Posts Tagged ‘BMC’

Latest BMC Mainframe Survey Points to Bright System z Future

September 27, 2013

BMC Software released its 8th annual mainframe survey, and the results shouldn’t surprise any readers of DancingDinosaur. Get a copy of the results here. The company surveyed over 1000 managers and executives at mainframe shops around the world, mostly BMC customers.  Guess you shouldn’t be surprised at how remarkably traditional the respondents’ attitudes about the mainframe are.

For example, of the new areas identified by IBM as hot—mobile, cloud, big data, social business—cloud, big data, and mobile barely registered and social was nowhere to be seen.  Cloud was listed as one of the top four priorities by 19% of the respondents. Big data was listed as one of the top priorities for the coming year by only 18% of the respondents, the same as mobile.  The only topic that was less of a priority was outsourcing at 15%.

So what were the main priorities? The top four:

  • IT cost reduction—85% of respondents
  • Application availability—66%
  • Business/IT alignment—50%
  • Application modernization—50%

Where the researchers did drill down into one of the new areas of focus, big data, the biggest number of respondents, 31%, reported identifying the business use case as their biggest challenge. Other challenges were the cost of transforming/loading mainframe data to a centralized data warehouse (24%) followed by the effort such a transformation required (20%).  Another 11% noted the lack of ETL tools for business analytics.  Ten percent cited lack of knowledge about mainframe data content—huh? That might have been the one thing DancingDinosaur found truly surprising, although without knowing the specific job titles or job descriptions it might not be so surprising after all.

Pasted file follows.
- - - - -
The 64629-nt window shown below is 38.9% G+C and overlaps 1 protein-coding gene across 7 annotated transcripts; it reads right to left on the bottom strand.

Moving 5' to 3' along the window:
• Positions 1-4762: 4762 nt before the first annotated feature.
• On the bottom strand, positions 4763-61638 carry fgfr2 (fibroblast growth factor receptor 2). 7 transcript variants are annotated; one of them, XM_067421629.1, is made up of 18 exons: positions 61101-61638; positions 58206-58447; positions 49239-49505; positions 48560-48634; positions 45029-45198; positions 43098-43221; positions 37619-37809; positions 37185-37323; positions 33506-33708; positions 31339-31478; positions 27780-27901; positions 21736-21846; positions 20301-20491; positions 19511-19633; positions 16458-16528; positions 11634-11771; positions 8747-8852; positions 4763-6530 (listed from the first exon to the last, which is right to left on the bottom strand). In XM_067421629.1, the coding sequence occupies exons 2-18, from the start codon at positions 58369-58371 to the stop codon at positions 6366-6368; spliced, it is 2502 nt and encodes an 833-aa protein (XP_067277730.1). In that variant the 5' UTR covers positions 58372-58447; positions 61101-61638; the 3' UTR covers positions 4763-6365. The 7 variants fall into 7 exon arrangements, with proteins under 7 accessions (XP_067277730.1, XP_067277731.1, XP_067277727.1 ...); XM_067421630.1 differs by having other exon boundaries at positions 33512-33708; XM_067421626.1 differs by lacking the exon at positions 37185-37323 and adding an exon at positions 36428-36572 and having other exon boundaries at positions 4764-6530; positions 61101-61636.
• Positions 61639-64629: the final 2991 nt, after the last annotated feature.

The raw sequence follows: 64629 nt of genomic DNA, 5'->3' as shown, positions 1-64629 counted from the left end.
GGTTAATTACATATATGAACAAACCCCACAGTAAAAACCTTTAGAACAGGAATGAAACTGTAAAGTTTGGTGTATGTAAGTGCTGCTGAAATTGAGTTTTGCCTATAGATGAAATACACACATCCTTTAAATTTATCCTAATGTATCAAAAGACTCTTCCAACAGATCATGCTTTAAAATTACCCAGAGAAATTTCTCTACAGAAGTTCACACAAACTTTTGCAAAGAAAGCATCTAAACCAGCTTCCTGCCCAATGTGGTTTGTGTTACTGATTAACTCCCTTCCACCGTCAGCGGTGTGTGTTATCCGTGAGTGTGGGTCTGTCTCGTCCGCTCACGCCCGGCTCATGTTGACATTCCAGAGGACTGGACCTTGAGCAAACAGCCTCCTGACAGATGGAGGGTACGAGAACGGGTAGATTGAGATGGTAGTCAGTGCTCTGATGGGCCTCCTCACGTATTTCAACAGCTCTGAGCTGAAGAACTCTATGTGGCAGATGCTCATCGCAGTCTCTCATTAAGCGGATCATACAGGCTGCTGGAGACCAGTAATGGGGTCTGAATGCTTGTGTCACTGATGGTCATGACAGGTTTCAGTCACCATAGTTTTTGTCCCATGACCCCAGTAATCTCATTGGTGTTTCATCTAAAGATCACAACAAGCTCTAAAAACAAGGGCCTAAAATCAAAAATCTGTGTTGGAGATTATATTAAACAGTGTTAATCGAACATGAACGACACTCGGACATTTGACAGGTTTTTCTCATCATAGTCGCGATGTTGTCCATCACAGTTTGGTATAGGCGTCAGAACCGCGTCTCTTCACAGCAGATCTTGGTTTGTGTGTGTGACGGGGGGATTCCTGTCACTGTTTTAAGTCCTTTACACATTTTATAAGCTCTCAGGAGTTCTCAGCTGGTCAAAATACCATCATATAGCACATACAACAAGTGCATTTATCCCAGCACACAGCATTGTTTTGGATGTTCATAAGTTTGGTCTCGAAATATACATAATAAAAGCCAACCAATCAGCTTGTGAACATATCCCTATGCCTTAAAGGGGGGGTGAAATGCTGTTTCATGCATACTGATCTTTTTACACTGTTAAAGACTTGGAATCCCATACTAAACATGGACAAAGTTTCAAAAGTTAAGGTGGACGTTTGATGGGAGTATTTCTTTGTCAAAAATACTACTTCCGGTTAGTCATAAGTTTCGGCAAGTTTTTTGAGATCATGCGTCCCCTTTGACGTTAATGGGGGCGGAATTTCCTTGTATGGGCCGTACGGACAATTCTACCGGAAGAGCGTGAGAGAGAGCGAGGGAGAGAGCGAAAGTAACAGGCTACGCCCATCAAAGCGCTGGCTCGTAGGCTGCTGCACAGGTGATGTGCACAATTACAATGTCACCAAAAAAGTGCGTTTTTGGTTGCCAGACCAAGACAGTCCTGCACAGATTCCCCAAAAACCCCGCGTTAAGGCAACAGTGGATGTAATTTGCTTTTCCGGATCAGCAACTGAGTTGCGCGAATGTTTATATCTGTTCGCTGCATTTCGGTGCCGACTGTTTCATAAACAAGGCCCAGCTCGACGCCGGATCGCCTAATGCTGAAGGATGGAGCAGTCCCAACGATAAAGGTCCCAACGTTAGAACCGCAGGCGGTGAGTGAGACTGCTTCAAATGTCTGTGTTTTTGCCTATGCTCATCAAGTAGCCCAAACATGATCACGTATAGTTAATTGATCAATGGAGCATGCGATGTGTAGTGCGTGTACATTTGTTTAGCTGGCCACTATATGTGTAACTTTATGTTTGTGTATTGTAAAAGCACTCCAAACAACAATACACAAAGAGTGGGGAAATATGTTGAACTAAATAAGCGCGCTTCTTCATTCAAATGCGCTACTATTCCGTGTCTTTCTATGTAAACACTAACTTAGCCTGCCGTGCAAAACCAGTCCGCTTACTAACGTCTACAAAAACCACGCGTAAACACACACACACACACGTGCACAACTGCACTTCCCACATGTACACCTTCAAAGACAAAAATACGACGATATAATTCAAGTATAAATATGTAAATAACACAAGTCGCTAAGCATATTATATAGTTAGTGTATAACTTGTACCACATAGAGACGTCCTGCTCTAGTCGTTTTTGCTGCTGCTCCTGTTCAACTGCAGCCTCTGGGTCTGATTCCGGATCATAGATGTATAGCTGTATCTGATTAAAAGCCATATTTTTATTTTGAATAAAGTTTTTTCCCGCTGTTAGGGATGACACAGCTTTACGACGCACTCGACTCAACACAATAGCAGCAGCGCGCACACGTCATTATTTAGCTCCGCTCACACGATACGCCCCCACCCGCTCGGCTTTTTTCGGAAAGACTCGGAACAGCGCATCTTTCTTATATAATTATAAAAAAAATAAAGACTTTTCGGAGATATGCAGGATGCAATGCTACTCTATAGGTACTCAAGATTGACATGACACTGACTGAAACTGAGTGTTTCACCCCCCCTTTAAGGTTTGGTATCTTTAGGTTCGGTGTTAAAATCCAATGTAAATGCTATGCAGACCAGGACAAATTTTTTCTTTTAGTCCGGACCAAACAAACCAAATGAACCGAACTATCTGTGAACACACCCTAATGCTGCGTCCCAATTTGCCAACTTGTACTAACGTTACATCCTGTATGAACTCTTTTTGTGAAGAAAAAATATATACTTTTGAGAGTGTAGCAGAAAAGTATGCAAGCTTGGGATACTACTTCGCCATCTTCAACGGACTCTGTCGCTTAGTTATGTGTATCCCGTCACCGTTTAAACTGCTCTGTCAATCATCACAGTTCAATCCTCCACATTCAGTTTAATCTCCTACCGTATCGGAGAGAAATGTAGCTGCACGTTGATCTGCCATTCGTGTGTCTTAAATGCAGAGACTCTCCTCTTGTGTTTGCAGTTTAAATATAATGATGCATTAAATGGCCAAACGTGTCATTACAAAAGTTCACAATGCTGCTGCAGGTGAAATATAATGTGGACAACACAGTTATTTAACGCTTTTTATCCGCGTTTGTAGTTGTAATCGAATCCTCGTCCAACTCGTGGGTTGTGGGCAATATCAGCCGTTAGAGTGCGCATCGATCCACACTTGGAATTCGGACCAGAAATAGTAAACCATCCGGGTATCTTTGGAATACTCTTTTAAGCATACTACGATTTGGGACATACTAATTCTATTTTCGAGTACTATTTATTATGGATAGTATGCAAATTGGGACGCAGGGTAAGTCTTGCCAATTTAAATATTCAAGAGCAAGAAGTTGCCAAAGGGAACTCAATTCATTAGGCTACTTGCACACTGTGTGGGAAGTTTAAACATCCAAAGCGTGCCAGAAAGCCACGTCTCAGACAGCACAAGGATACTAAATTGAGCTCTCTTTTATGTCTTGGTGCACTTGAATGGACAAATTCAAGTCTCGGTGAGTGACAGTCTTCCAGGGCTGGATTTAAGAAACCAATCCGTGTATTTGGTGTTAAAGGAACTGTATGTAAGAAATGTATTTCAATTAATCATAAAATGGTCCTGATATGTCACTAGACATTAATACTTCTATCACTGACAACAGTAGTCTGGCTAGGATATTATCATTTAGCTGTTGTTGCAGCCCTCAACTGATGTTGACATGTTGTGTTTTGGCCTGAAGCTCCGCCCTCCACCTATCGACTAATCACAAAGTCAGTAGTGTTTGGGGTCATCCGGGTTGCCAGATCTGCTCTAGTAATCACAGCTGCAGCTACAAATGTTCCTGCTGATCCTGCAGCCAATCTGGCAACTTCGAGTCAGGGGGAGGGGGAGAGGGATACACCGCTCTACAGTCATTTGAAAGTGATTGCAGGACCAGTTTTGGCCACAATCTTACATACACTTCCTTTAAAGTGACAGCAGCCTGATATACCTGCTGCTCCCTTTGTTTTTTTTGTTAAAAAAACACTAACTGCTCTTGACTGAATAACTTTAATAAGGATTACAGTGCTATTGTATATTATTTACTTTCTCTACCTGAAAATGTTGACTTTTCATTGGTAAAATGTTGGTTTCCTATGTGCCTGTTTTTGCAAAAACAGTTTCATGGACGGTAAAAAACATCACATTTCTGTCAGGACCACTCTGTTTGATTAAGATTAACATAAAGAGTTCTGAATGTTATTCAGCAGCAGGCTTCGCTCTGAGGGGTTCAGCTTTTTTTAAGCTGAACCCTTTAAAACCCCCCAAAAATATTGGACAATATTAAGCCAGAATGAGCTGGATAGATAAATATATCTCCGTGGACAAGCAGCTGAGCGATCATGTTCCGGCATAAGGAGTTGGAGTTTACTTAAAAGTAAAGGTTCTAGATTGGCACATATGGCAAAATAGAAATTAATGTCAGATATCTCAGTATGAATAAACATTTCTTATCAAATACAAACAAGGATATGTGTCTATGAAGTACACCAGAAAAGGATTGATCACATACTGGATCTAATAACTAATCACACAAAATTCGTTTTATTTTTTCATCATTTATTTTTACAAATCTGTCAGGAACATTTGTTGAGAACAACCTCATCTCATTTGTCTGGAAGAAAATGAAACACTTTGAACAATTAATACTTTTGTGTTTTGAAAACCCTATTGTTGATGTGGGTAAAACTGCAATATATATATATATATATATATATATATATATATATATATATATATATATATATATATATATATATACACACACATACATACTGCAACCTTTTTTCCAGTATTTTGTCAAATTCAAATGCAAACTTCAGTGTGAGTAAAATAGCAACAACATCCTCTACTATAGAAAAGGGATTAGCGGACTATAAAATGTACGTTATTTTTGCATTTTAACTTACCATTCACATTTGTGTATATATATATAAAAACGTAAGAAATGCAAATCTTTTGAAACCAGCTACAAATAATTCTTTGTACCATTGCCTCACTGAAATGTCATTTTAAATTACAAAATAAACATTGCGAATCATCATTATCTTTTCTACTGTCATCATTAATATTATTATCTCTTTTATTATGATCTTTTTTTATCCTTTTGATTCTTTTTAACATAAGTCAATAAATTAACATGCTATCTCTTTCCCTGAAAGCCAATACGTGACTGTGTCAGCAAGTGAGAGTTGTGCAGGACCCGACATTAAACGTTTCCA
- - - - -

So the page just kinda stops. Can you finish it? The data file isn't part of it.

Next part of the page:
When it came to big data, 28% of the respondents expected to move mainframe data off the mainframe for analytics. An almost equal number (27%) expected the mainframe to act as the big data analytic engine.  Another 12% reported federating data to an off platform analytics engine. Three percent reported Linux on z for hosting the unstructured data.

Moving data off the mainframe for big data analytics can be a slow and costly strategy. One of the benefits of doing big data on the System z or the hybrid zEnterprise/zBX is taking advantage of the proximity of the data. Moving petabytes or even terabytes of data is not a trivial undertaking. For all the hype it’s clear that big data as a business strategy is still in its infancy with much left to be learned.  It will be interesting to see what this survey turns up a few years from now.